Entries tagged with “Jesus Macias”.


Caveat lectorem: When readers submit comments, they are asked if they want to receive an email alert with a link to new postings on this blog. A number of people have said they do. Thank you. The link is created the moment a posting goes online. Readers who find their way here through that link can see an updated version by simply clicking on the headline above the posting.

Roof rats are a fact of life throughout West Marin, causing extensive damage by chewing on stored belonging and particularly on the wiring of automobile engines. A couple of times over the years, Cheda’s Garage has repaired rat damage to my cars.

Roof rats on Mitchell cabin’s deck eating leftover seeds scattered for the birds.

Of recent, the rats have annoyed my wife Lynn by eating the buds off a potted camellia I had given her as a Valentine’s present several years ago. On Tuesday, Newy, the stray cat we’ve adopted, went digging in a wine-barrel half that holds a clump of bamboo. Immediately an adult rat jumped out of a second hole on the other side of the barrel and ran off.

Newy kept on digging and soon caught a baby rat. Here she leans into the barrel to inspect a rat hole before sticking her claws into the creatures at the bottom. She had already snared one newborn (at left) and ultimately caught a total of four. 

The newborn roof rats were so young their eyes hadn’t yet opened. Nor had they grown fur coats. Nature red in tooth and claw reveals where Newy grabbed the first unlucky creature.

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Jesus to the rescue. As noted here last week, the grass around Mitchell cabin needed to be cut ahead of the fire season. In addition, the fields were becoming dotted with clumps of prickly thistles. As I’ve done in previous years, I called Jesus Macias who showed up Monday with a riding mower and two weed-whacking helpers.

They did a great job but had to leave a small patch of grass near the kitchen uncut because of a swarm of bumblebees there. Luckily I was able to cover myself up so completely two days later that I managed to weed-whack that patch without getting stung. A small swarm did form, but I left before they went after me.

Reader Mike Gale, a Chileno Valley beef rancher, responded to last week’s reference to the Mother Goose rhyme’s timing for cutting thistles: “Cut thistles in May,/ They’ll grow in a day;/ Cut them in June,/ That is too soon;/ Cut them in July,/ Then they will die.”

As was noted, however, Mother Goose rhymes were originally penned 300 years ago in the more-northern latitudes of England and France, where the growing season starts later. Thistles in West Marin need to be cut a month earlier. “Yes, this is the time for the attack mode,” Mike wrote me. “Unfortunately thistles are probably the last species to be affected by the drought.”

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Still swallowing. Another item in the last posting concerned cliff swallows building a nest in the eves above our kitchen door. We’ve now seen at least two adult swallows in the mostly completed nest, prompting me to read a startling fact about cliff-swallow nesting.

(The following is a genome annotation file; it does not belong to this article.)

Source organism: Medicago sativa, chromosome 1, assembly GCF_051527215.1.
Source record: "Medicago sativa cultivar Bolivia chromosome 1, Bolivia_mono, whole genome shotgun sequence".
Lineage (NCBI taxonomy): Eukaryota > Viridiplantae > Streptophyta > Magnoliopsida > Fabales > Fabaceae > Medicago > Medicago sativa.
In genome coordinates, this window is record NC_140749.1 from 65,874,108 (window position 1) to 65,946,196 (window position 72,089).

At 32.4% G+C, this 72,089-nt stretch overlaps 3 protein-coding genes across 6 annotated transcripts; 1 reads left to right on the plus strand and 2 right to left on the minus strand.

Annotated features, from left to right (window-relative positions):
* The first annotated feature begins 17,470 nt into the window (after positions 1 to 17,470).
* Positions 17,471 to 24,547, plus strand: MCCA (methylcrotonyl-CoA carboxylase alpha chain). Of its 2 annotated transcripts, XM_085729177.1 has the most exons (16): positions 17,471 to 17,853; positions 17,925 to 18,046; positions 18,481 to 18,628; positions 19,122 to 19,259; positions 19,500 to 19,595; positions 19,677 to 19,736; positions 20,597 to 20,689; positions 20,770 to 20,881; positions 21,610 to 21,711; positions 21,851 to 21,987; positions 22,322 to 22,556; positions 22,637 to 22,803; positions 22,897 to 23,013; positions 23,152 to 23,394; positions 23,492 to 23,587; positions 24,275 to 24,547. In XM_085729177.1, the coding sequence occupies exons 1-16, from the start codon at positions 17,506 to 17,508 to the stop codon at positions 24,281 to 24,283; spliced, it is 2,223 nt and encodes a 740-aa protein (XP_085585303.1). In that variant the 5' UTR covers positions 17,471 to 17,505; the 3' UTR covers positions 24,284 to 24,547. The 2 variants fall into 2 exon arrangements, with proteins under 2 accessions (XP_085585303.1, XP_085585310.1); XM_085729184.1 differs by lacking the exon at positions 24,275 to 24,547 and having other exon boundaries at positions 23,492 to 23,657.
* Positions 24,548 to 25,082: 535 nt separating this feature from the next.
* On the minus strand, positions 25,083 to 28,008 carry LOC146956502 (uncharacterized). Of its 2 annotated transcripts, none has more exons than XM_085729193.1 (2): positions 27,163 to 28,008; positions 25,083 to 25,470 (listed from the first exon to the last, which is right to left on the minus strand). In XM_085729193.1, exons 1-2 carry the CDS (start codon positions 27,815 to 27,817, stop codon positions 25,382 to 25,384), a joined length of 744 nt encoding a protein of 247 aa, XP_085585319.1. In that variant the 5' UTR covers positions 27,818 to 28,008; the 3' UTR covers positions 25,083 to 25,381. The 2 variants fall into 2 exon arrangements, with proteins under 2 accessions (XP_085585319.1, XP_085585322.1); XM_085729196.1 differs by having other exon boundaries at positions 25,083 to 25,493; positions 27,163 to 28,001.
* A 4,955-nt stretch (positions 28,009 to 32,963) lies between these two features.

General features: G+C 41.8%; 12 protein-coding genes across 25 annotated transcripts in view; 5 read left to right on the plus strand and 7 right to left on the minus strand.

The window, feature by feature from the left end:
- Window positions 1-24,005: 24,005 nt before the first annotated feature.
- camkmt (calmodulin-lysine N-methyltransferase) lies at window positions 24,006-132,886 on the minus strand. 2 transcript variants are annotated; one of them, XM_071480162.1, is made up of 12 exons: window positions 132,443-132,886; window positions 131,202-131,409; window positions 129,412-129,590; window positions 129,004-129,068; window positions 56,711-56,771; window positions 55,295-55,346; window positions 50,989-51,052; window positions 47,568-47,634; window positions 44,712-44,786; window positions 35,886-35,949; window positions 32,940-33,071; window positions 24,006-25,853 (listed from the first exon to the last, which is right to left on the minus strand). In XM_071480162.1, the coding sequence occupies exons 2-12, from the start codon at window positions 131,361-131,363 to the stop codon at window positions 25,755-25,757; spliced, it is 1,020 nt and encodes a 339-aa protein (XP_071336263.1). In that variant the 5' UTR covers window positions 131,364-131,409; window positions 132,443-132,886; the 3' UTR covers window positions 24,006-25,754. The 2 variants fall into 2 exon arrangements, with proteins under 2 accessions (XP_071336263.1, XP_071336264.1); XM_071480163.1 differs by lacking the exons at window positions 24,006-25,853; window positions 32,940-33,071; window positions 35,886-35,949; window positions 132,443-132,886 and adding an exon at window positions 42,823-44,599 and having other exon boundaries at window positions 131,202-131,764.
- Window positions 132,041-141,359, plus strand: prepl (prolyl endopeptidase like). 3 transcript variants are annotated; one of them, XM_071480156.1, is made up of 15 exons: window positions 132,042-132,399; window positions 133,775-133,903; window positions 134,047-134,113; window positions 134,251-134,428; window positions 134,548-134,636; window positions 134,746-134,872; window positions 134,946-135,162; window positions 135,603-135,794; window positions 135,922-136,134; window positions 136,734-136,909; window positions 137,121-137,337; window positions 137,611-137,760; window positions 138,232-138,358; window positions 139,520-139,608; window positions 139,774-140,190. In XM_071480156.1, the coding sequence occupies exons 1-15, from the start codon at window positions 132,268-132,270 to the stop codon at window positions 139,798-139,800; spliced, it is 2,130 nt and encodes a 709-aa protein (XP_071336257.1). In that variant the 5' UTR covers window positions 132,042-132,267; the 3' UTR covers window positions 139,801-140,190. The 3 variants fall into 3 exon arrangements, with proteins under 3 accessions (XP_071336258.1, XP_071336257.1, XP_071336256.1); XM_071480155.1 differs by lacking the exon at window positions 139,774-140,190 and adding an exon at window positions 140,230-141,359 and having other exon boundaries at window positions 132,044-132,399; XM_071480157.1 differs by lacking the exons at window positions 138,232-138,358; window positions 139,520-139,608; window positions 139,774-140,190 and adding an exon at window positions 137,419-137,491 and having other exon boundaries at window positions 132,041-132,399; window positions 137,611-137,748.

“Individuals often lay eggs in other individuals’ nests within the same colony,” the US Fish and Wildlife Service reports. “It has been observed that some [of these] parasitic swallows have even tossed out their neighbors’ eggs and replaced them with their own offspring.”

Caveat lectorem: When readers submit comments, they are asked if they want to receive an email alert with a link to new postings on this blog. A number of people have said they do. Thank you. The link is created the moment a posting goes online. Readers who find their way here through that link can see an updated version by simply clicking on the headline above the posting.

Italian thistles in our field.

A clump of thistles in a field outside Mitchell cabin ambushed me this week. I tripped over one and fell into the clump. It was so painful I told myself, “I need Jesus’ help. He’s rescued me before.”

So I called Jesus Macias and asked him to bring his tractor mower and weed-whacking brethren over next week to chop the thistles. They’ll all be here Monday.

Cut thistles in May,/ They’ll grow in a day;/ Cut them in June,/ That is too soon; Cut them in July,/ Then they will die. — Mother Goose rhyme.

Mother Goose rhymes were, of course, originally penned 300 years ago in the more-northern latitudes of England and France, where the growing season starts later. Thistles in West Marin need to be cut a month earlier.

Eleven years ago I published a posting titled the Mother Goose Method for Getting Rid of Thistles (click here to read), and to my surprise it continues to garner readers every year, making it one of my best read ever. Somehow people keep finding it.

However, I don’t know how much you can infer from that. The best-read posting by far on this blog is A Chat with the Trailside Killer (click here to read). which I also posted 11 years ago. The fact that mass murders continue to haunt this country may explain readers’ continued interest.

Blacktail doe hidden by tall grass. Important as it is to cut back our thistles it’s probably even more important that Jesus’ crew will be cutting the grass just ahead of the fire season.

A cliff swallow sits in mud nest it’s helping build.

Last week I wrote about the various creatures that sleep at Mitchell cabin. Now we’re adding another. A family of cliff swallows is building a nest above our kitchen door. It happens every year, and other swallows will probably soon build neighboring nests.

They’re fun to have around, but it’s always sad when one of the nests comes loose, falls off the wall, and shatters on our deck below. For now we’re being careful to avoid shutting the kitchen door hard enough to shake the nest.